Neuroscience and Art - Chemically Augmented

A reading response to 'Altered States' by Oliver Sacks.

 It was a glad reading to know a new aspect of Oliver Sacks. I have heard that he has a deep empathy for his patients, I assume that is because he has very wide and wild experiences of his life. I appreciated his sense of humor that he dedicated himself to chemical experience for the advance of neurology.  My impression, while the reading was the description, reminds me of Augmented Reality that we are talking these days. Just one difference between them is that one is documentable and the other is not. (we even not sure about the physical/mental safety issue of AR, and maybe AR is cheaper than the drugs.)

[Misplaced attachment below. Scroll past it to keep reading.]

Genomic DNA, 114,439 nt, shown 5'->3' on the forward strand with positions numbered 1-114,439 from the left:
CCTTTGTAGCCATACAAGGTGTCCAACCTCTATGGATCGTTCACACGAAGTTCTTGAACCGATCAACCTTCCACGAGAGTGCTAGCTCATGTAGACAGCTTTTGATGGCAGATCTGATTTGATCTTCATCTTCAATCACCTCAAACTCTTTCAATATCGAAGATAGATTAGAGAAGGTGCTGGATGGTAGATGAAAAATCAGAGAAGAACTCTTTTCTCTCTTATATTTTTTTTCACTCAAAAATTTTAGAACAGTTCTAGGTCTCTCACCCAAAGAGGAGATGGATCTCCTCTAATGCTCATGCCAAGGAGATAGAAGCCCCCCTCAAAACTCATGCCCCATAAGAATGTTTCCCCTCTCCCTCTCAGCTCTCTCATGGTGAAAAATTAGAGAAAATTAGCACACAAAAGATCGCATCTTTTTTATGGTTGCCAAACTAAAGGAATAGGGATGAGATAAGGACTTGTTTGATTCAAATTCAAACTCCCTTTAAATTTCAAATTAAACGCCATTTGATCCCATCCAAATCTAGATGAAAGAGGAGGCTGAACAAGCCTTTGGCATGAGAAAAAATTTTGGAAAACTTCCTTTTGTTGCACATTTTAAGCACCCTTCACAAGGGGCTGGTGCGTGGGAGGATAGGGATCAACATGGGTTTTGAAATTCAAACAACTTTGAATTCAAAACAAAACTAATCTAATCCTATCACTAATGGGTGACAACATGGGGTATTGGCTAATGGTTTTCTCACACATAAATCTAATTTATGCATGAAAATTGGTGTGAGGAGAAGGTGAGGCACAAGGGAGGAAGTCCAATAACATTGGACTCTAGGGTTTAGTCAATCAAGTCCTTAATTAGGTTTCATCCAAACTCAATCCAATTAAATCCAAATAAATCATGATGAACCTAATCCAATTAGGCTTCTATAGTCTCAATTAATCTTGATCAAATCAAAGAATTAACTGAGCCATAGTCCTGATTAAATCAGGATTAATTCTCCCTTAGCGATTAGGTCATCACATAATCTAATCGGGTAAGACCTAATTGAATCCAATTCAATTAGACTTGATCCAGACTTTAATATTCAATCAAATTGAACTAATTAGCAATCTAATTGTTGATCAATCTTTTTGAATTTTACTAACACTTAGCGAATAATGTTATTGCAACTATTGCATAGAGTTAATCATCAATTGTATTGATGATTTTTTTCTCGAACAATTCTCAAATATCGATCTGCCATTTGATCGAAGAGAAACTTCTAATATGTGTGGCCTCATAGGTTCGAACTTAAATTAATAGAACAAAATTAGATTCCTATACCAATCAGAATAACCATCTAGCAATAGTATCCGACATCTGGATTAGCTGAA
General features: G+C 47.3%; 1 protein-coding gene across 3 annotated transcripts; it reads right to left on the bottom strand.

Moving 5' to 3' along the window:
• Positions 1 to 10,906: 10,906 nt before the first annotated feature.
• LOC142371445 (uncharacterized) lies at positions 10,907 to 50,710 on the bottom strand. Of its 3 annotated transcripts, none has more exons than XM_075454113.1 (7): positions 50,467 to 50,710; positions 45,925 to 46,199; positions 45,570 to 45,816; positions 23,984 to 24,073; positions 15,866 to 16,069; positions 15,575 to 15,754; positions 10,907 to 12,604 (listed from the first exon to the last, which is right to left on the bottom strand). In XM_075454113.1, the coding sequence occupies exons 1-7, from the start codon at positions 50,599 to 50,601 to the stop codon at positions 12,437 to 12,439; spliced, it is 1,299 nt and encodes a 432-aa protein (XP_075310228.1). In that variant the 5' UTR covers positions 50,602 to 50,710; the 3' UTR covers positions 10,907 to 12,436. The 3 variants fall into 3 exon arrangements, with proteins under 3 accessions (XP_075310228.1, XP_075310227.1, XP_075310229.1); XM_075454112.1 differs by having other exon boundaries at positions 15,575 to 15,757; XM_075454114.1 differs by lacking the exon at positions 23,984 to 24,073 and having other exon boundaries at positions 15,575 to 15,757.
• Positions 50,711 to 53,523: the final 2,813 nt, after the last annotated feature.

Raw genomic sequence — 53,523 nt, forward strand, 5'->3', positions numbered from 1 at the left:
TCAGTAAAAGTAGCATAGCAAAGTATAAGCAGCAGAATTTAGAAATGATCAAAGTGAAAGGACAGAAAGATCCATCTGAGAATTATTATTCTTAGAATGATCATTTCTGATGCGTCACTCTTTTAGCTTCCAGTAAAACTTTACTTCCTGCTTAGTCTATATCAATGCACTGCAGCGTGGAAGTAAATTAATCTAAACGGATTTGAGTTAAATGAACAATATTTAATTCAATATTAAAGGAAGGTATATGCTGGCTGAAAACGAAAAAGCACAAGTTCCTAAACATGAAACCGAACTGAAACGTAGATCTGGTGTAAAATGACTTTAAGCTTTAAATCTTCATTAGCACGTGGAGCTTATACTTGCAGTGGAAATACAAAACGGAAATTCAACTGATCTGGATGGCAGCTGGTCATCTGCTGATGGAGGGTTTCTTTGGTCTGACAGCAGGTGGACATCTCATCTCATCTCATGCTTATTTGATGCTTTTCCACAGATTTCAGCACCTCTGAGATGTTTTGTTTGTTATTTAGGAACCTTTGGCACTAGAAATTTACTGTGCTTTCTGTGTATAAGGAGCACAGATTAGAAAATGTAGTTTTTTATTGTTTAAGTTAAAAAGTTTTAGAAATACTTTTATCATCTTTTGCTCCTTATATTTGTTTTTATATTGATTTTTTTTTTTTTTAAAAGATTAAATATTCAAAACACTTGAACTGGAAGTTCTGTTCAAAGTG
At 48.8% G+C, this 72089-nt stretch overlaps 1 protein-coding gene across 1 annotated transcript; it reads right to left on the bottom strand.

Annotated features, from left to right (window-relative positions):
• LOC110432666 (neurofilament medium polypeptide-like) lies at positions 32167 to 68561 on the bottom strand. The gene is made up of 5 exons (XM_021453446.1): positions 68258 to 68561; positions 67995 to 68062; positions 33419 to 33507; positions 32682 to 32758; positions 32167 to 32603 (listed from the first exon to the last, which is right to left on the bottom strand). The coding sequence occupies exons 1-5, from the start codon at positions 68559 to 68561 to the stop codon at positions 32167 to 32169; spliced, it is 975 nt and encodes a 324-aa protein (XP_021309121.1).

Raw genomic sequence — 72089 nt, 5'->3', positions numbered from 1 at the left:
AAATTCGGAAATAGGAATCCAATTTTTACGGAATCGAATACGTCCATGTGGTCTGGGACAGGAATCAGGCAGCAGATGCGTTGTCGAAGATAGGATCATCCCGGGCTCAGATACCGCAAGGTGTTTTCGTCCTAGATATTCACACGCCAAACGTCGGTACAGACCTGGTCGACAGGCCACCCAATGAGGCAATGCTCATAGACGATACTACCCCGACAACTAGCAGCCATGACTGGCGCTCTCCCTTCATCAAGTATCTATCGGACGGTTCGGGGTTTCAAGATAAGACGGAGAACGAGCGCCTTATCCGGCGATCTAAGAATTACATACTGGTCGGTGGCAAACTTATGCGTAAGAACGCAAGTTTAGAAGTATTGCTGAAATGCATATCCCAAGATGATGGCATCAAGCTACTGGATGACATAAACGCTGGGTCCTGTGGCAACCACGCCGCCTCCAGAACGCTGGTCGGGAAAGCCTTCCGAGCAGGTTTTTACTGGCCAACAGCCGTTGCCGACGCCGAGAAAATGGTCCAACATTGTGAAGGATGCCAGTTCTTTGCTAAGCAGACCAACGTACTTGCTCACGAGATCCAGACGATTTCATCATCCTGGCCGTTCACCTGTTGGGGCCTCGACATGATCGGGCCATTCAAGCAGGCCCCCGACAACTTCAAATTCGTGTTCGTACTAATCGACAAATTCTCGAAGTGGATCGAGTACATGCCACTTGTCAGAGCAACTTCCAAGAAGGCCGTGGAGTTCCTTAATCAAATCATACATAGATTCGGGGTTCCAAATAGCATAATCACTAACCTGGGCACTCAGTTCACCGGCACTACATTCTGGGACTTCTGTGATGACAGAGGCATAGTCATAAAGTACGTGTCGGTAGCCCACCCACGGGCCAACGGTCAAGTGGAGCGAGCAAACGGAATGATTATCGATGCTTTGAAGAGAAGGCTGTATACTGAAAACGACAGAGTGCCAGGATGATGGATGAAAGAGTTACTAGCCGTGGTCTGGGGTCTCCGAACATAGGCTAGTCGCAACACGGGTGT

The AR apps that are inspiring to me are like these:

0. dumb fun: simple AR app but with a little bit psychedelic vibe.

1. Hyperspektiv: You can manipulate video and images with filters.

Current general accessible technology (such as smartphones or PCs) is mainly bounded to visual sources, but why cannot we approach other sensory systems also? What if we can augment smell, sound, texture, or taste to the reality that we perceive? 

Those two references allow a person to experience hallucinations without taking any chemicals. On the other side, there is an example of non-chemical drugs that (they exclaim) have the same effect on the brain: i-doser. According to people who tried both of them. It had the kinda similar effect. It could be a reference for using other kinds of channels for designing acceptors.